Ending TB more important than ever | Inquirer Opinion

Ending TB more important than ever

In 2018, Health Secretary Francisco Duque III made a commitment to the United Nations that the Philippines would do its share to find and treat 2.5 million Filipinos with tuberculosis (TB) by 2022. This commitment was raised to 4 million new cases in 2019, shortly before the first COVID-19 case was reported in the country. The Philippines is not likely to meet this commitment.

The Stop TB Partnership, a coalition of international organizations, countries, donors from the public and private sectors, governmental and nongovernmental organizations, and individuals that aim for a TB-free world, estimates that in 2020 around 591,000 Filipinos developed active TB disease, among them 73,000 are children. This is lower than the estimates from previous years, not because we have controlled the spread of TB but likely because of the pandemic situation that has driven our country to one of the longest lockdowns in the world. Mobility of people was severely cut down, including those who would have otherwise gone to health centers for screening and diagnosis of TB symptoms.


As a result of these lockdowns, reprioritization of health interventions and resources including manpower, the country further suffered a 43-percent increase in missed TB cases. Up to 334,000 patients suffering from TB were not able to receive the required treatment. Consequently, 2020 saw an increase in deaths from TB, up by 7 percent or around 31,000 Filipinos.

Why are we so concerned if individuals with TB symptoms are not diagnosed and not treated on time? Is TB as dangerous as COVID-19?


The reality is, TB can be worse for many individuals — and it is contagious. Across the world, 5,000 people die of TB everyday. But more importantly, every person who has untreated TB is likely to infect 10-15 persons in a year. Hence, it is not surprising that when one person is infected with TB in a household, if untreated, other household members may get sick as well. We all felt a similar situation with the Omicron variant of COVID-19. Pami-pamilya ang nagkakasakit. Fortunately, for most households, the Omicron infection was mild and many recovered without the need for hospitalization. This is not the case for TB.

Why is this so? Because TB is caused by a bacteria called the Mycobacterium tuberculosis, while COVID-19 is caused by a new coronavirus. Accounts of long COVID notwithstanding, viral infections generally tend to be self-limiting, meaning the infection may last a short period and the infected person may recover with enough rest. This is not true for a mycobacterial infection like TB. Such infections need an appropriate combination of medicines taken for at least six months for adequate treatment.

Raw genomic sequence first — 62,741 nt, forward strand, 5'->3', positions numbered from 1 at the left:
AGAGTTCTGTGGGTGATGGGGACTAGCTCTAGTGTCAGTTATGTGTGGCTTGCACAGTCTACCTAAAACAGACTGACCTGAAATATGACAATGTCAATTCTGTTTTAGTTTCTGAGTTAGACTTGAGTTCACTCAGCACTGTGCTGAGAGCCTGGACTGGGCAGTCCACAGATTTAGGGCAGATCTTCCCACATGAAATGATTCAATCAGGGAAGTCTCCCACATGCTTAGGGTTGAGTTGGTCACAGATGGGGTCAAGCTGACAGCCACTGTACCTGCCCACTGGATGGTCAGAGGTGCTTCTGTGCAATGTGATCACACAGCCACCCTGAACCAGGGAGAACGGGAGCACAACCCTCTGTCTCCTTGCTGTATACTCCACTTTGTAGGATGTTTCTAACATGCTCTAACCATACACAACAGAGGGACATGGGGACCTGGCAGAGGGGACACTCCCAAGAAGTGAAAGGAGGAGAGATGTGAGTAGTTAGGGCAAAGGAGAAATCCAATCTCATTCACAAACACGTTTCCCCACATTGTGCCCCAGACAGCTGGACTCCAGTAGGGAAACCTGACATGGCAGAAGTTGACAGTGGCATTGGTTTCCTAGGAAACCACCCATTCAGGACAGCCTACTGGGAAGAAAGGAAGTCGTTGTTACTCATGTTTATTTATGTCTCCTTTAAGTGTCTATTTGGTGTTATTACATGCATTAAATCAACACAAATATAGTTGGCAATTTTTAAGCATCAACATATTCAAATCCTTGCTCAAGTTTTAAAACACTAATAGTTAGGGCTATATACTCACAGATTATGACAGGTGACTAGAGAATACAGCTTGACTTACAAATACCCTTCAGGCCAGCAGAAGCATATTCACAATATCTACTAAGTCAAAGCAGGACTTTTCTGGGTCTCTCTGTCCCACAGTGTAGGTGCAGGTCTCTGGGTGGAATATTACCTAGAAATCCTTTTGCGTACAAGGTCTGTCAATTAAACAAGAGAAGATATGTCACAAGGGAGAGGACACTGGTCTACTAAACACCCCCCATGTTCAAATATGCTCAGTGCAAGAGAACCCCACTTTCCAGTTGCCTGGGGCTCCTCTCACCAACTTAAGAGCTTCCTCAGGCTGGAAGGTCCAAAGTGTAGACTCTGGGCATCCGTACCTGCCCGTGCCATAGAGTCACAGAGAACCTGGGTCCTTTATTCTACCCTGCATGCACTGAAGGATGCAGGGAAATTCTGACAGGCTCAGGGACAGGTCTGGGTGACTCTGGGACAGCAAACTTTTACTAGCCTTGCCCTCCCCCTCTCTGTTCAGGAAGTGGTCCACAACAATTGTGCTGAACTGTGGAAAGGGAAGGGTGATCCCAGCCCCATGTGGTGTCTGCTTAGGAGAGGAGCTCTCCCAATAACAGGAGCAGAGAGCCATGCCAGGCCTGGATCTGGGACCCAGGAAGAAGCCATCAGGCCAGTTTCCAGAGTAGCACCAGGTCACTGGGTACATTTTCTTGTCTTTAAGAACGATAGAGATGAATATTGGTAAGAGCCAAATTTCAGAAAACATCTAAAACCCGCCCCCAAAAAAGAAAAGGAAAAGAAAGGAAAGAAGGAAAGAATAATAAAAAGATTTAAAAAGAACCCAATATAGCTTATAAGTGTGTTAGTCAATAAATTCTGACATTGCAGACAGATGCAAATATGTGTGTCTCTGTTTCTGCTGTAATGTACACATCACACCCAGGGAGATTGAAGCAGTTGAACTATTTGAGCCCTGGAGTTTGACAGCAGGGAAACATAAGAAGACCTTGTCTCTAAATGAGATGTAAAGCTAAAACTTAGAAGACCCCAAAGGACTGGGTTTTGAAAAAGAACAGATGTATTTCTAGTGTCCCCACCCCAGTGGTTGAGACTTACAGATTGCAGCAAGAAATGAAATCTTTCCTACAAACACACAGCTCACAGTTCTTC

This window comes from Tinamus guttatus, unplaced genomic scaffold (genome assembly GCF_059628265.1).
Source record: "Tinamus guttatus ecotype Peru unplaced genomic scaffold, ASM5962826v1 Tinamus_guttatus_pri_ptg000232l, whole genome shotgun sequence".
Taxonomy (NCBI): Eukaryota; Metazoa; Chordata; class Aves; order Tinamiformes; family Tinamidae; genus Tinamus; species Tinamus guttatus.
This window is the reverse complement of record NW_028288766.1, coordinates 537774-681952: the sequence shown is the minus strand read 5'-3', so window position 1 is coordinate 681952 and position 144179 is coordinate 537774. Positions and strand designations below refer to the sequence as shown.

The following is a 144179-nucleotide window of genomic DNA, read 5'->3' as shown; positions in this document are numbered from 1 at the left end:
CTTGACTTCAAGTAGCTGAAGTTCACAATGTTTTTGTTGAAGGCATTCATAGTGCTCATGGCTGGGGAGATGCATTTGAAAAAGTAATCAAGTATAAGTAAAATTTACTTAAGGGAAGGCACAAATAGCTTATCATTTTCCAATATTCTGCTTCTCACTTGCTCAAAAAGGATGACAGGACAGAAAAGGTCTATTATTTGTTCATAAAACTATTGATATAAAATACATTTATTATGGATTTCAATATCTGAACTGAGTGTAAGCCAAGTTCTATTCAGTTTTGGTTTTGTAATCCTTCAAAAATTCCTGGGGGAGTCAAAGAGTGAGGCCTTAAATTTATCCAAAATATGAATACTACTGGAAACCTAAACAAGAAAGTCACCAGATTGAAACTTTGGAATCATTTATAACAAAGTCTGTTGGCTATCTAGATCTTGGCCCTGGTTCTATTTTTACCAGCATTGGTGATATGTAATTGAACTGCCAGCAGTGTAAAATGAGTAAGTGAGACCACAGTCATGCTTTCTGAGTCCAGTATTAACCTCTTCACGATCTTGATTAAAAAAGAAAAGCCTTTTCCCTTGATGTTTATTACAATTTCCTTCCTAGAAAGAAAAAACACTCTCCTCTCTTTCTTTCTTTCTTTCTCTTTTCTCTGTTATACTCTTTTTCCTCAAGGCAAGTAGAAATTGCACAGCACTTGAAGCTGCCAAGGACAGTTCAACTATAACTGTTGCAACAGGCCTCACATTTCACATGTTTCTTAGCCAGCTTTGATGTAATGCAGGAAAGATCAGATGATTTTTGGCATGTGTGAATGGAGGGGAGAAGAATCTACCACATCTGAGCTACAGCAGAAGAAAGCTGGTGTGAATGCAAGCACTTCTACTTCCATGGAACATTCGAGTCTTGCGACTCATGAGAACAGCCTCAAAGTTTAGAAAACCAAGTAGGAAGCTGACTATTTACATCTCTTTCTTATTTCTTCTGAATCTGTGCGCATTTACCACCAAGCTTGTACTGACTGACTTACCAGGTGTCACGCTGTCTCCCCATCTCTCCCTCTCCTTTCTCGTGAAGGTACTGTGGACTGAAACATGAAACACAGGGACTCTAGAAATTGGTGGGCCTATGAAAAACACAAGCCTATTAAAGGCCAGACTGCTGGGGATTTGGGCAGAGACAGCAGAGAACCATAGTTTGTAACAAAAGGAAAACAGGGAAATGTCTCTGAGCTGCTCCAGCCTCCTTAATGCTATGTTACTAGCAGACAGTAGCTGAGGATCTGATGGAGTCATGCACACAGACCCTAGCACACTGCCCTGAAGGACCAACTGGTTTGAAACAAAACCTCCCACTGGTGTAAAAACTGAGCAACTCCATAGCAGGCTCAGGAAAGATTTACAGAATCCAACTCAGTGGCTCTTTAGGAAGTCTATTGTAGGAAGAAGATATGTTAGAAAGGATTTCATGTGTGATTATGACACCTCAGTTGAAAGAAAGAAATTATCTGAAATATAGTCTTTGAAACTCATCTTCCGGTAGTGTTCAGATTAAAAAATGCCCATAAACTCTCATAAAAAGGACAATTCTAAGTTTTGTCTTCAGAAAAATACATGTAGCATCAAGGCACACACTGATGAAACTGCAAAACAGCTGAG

Moreover, TB can make people more vulnerable to COVID-19, making the need to address both illnesses, not an either-or proposition. Indeed, even in the first year of the pandemic, it has already been well established that “COVID-TB patients” have poorer prognosis and worse outcomes compared to others infected with COVID-19.

As of this writing, the Philippines has adjusted its attainment of 4 million new TB cases treated by 2025, given the context of a still ongoing COVID pandemic. We can do our part in meeting this target to end TB infection in our country. A quick check of our household members for key symptoms if they are experiencing any of the following for more than two weeks—cough, fever, unexplained weight loss, night sweats. Any one of these symptoms should prompt a visit to the doctor for adequate screening.

And of course, we should continue clamoring for and supporting public health leadership that recognizes the urgency of TB, its “syndemicity” with COVID and other diseases like HIV, and the social determinants that will ultimately determine the success of TB prevention and treatment.

Huwag matakot, nagagamot ang tuberculosis; may libreng gamot sa mga health center. Let’s help to end TB now. #WorldTBDay2022

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Mary Ann Evangelista, M.D., is an advocate of public health issues and medical director of Sandoz Philippines Corp. Gideon Lasco, M.D., Ph.D., is an Inquirer columnist, medical anthropologist, and advocate of equity in health.

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TAGS: Commentary, Gideon Lasco, Mary Ann Evangelista, TB, Tuberculosis
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